You can get retirement income from your IRA — but what if you don’t use it all? If you leave the remainder to your grown children, could they face taxes?
It’s possible. Until a few years ago, beneficiaries could stretch out the mandatory withdrawals from an IRA over their lifetimes, resulting in smaller annual tax bills. But new legislation changed this lifetime limit, so some beneficiaries may now have to take taxable withdrawals each year for a decade following the passing of the IRA’s account owner.
Not all beneficiaries are subject to the new rules. But to help protect those who are, you may want to consider a couple of moves.
For example, you could use a permanent life insurance policy to provide your children with enough funds to possibly offset the IRA taxes. And if you leave assets from a taxable account, such as stocks and bonds, your beneficiaries could sell them immediately, avoiding capital gains taxes, and use the proceeds to help with taxes from the IRA.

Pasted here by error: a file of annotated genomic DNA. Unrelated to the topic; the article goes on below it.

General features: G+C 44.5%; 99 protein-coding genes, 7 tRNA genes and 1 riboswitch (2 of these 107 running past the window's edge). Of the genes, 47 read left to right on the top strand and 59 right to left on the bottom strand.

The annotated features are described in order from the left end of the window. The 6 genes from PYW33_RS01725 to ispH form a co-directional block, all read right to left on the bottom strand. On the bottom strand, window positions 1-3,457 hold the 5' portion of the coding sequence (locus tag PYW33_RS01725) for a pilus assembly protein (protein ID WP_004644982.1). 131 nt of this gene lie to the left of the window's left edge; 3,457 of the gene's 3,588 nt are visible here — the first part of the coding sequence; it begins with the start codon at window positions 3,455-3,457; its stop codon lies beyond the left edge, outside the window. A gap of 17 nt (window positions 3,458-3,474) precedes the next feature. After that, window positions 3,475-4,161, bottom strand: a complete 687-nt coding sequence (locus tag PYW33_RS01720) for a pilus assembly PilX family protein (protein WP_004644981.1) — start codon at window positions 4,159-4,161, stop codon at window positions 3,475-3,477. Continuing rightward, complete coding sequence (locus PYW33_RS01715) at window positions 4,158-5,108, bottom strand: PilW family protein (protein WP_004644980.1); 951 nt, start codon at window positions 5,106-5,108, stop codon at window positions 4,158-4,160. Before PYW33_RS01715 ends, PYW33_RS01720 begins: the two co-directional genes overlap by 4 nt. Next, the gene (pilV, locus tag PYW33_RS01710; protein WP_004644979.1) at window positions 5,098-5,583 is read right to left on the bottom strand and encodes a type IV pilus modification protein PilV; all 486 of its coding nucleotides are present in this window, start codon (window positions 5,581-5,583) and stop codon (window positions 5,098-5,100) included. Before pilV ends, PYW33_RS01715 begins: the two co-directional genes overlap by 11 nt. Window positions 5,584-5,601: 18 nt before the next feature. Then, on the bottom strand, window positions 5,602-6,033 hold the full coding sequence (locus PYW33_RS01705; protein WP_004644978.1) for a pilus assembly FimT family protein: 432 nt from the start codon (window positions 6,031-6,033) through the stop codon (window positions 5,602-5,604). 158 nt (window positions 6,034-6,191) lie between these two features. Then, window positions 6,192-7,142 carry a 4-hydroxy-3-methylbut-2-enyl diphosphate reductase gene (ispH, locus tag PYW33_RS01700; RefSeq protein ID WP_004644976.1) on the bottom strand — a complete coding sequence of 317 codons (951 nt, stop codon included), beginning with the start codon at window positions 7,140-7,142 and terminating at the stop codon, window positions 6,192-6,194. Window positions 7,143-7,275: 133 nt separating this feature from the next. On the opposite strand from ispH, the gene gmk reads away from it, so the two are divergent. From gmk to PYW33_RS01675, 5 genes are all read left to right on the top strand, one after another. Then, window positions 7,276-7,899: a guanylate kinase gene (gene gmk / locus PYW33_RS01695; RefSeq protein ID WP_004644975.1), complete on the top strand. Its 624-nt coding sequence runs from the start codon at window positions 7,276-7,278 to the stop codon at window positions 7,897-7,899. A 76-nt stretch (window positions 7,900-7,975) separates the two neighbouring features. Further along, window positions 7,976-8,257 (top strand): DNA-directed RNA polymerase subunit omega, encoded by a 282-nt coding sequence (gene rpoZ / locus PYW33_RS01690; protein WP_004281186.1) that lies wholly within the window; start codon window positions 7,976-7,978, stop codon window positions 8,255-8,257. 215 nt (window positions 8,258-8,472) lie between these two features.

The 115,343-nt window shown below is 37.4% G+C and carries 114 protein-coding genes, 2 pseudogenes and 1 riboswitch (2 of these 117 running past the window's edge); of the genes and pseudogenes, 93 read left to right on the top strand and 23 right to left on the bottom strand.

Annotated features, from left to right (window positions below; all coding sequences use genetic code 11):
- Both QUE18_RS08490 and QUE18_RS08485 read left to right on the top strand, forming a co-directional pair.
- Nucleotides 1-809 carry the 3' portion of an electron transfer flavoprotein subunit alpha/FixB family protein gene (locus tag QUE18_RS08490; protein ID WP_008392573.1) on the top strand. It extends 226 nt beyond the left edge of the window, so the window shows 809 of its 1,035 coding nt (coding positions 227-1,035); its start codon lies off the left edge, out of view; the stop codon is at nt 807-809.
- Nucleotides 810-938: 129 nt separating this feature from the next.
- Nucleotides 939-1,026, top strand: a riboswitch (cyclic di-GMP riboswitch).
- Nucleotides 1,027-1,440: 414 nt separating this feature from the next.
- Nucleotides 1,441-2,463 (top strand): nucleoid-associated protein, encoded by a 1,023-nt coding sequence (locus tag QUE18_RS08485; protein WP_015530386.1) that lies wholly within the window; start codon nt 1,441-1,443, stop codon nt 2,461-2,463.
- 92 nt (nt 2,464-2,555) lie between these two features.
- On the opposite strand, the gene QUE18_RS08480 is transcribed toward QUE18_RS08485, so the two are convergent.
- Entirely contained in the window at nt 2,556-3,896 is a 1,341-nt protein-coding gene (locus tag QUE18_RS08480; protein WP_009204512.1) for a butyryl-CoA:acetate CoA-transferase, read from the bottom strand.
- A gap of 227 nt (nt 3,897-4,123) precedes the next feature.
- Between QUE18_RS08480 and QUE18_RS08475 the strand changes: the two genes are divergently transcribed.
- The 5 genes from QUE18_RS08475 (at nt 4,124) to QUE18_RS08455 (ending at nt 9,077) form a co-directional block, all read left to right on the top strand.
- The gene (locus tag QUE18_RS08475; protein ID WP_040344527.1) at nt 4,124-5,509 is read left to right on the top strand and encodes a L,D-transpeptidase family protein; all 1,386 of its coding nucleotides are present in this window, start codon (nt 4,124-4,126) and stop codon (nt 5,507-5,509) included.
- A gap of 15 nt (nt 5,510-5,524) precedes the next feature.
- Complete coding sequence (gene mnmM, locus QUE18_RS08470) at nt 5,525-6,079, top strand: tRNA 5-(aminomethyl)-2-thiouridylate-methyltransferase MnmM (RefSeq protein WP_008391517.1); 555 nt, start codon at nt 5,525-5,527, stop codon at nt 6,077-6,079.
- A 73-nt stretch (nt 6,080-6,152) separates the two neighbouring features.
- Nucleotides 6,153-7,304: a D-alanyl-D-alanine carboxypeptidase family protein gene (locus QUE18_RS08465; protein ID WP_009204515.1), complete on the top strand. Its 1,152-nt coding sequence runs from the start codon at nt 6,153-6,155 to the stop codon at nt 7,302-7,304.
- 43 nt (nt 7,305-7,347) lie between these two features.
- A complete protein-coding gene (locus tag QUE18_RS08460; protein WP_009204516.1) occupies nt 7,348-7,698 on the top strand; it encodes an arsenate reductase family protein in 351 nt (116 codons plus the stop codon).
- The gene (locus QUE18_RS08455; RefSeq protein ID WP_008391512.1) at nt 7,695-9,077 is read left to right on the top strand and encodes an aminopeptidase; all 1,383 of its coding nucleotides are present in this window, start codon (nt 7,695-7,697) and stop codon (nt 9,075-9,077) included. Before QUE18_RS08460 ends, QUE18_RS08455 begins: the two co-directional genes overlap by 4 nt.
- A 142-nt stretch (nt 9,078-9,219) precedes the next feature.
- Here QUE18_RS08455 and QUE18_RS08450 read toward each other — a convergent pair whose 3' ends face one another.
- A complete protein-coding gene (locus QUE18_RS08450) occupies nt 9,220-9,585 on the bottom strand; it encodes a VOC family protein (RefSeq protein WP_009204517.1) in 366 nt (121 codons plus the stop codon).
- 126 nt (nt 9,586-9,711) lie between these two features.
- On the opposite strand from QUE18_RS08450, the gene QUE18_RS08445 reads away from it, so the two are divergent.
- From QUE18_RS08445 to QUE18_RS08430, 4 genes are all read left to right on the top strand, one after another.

In any case, consult with your tax advisor before making any moves related to an inherited IRA. And the sooner you start planning, the better.
This content was provided by Edward Jones for use by your local Edward Jones Financial Advisor, Casey Caliva, at Historical 30th & Fern.
Address: 2222 Fern St., San Diego CA 92104
Phone: 619-516-2744Web: www.edwardjones.com/casey-caliva